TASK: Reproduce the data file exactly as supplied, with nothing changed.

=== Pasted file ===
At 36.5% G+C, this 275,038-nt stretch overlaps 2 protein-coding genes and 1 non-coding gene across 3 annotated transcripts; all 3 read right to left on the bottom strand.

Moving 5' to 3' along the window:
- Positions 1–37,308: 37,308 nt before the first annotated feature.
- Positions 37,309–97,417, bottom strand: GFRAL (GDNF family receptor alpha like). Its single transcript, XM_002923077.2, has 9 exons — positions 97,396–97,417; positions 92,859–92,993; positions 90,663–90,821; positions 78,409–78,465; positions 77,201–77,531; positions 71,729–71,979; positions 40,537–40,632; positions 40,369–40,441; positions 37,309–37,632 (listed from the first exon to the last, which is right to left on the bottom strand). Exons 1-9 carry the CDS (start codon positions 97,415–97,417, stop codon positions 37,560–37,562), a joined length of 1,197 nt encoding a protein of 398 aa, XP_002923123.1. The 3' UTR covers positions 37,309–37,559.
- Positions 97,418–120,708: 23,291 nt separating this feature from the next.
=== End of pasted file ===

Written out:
At 36.5% G+C, this 275,038-nt stretch overlaps 2 protein-coding genes and 1 non-coding gene across 3 annotated transcripts; all 3 read right to left on the bottom strand.

Moving 5' to 3' along the window:
- Positions 1–37,308: 37,308 nt before the first annotated feature.
- Positions 37,309–97,417, bottom strand: GFRAL (GDNF family receptor alpha like). Its single transcript, XM_002923077.2, has 9 exons — positions 97,396–97,417; positions 92,859–92,993; positions 90,663–90,821; positions 78,409–78,465; positions 77,201–77,531; positions 71,729–71,979; positions 40,537–40,632; positions 40,369–40,441; positions 37,309–37,632 (listed from the first exon to the last, which is right to left on the bottom strand). Exons 1-9 carry the CDS (start codon positions 97,415–97,417, stop codon positions 37,560–37,562), a joined length of 1,197 nt encoding a protein of 398 aa, XP_002923123.1. The 3' UTR covers positions 37,309–37,559.
- Positions 97,418–120,708: 23,291 nt separating this feature from the next.